Green on Blue on Blue on Green on Green on Blue

At its core, Green on Blue: A Novel, is an honest, absurdist take on the war in Afghanistan. But you won’t find that out for quite a bit into the book.*

It is one of the few works of fiction published so far about the war in Afghanistan by an American soldier who served there. In partial resolution of this lack, we get a book from Elliot Ackerman, who’s been there five times now courtesy the U.S. Army.

Ackerman gives us a view into how the United States feeds the vicious, complex circles of Afghan tribal society and conflicts we don’t understand — à la The Ugly American.

Our hero isn’t an American soldier. In fact, the U.S. is mentioned (and indicted) only a handful of times and we only meet (very briefly) one or two American contractors/CIA operatives (it’s unclear). By telling the story from the view of an, essentially, child soldier, we are given a naïve’s view into what’s happening around us — without necessarily a prejudice expressed by the character. This is his first time experiencing these things (war, especially, but also love and brotherhood and responsibility); thus, we, too, are experiencing them for the first time through his eyes. This is one reason the absurdity is so effectively communicated toward the end of the book.

Ackerman describes a society that has forgotten anything but war. It’s a question often posed in war stories: What will you do when the war ends? What happens if you can’t remember what the other options are? And, in cases of generations of warfare: Will our children overcome this? Will they see peace? We aren’t given great hope in this book, which is as it should be. Even those who try to play Switzerland or appeasers are nonetheless caught in the crossfire — socioeconomically, emotionally and physically.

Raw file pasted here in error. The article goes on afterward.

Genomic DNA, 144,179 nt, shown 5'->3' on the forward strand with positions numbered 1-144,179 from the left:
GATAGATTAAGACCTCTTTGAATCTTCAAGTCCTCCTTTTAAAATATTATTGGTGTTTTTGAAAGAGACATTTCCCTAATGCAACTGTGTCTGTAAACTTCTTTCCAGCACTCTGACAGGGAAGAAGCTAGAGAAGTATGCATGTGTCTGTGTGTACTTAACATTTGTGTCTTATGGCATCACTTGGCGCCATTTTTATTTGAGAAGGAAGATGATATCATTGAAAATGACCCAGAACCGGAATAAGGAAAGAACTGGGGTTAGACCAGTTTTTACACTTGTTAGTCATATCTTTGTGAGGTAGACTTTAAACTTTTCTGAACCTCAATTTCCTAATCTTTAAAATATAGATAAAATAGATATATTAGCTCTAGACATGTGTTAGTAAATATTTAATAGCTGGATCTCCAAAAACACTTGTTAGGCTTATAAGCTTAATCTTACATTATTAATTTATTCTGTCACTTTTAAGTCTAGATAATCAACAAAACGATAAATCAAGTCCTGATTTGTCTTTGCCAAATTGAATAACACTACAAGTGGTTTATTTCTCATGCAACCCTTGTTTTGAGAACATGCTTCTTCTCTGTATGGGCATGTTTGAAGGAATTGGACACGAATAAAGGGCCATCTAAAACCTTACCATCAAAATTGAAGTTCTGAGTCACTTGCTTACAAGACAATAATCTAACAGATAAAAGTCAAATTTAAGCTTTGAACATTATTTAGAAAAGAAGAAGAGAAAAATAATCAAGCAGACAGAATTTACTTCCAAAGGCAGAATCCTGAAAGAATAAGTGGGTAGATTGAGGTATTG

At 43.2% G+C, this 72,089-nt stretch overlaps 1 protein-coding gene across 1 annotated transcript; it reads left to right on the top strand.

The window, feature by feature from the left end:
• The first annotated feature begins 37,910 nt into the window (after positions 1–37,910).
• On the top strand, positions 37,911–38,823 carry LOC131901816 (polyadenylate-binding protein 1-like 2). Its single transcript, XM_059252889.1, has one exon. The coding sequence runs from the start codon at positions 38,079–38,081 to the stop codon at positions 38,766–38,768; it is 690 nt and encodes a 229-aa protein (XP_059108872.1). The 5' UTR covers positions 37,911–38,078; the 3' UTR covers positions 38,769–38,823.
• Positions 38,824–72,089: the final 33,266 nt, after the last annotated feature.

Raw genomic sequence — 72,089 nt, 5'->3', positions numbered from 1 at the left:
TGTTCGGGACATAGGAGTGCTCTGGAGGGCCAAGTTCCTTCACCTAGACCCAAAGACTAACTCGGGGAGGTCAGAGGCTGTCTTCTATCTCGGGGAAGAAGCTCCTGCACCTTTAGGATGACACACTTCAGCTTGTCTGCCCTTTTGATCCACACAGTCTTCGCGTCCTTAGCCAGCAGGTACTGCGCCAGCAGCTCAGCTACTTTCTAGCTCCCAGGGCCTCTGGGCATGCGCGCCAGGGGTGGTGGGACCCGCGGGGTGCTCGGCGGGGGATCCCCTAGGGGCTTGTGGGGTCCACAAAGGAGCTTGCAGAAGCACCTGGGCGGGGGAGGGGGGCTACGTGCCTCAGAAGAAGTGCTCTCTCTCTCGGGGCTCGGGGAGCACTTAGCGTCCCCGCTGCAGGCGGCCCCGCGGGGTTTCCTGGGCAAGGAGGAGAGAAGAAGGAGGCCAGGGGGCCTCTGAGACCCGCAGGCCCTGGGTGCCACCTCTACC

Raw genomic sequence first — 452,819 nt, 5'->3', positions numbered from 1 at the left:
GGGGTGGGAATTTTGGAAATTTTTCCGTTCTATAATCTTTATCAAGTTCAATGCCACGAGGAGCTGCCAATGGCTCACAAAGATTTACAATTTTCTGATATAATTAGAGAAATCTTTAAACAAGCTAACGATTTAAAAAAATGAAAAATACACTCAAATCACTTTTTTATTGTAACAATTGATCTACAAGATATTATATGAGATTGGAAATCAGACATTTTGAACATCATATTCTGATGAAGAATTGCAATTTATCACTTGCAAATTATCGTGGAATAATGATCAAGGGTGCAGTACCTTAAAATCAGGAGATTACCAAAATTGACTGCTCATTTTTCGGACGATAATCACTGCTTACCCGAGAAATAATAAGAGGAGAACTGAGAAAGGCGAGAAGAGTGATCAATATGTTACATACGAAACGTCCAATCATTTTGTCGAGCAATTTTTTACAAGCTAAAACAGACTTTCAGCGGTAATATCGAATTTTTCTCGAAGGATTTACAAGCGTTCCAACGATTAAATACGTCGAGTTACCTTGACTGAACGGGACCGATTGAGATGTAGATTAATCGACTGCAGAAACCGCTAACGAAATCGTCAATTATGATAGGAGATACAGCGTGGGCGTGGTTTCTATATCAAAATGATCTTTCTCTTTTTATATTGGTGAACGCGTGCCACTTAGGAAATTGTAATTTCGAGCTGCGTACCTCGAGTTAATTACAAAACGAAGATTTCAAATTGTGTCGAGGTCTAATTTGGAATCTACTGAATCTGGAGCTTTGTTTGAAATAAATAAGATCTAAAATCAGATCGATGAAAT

The world isn’t a Lucky Charms bar.

The author has done a very pleasing job with the characters’ dialogue. Some of the best parts of the book are verbal interactions. I found some opening passages to various sections, however, to feel like walking through quicksand. The only way out was through, though, and it paid off every time.

The title, Green on Blue, refers to the phenomenon of U.S.-trained Afghan soldiers killing U.S. soldiers. There was a recent attempt at Kabul International. In his book, Ackerman makes one wonder exactly who is wearing the green and who is wearing the blue at any particular time in these conflicts. And not knowing that has probably been our biggest failure.

I recommend this book.

* I don’t do spoilers and this isn’t a book summary. Go read the book if you want the full story.

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Speaking of that Lucky Charms bar, the best story set in Afghanistan written by a soldier who served there is by my friend Tanner. I wish I could share it with you. I had the pleasure of reading and helping him edit it. It is an amazing story — and it ends, surprisingly, with a Lucky Charms bar. 

 

 

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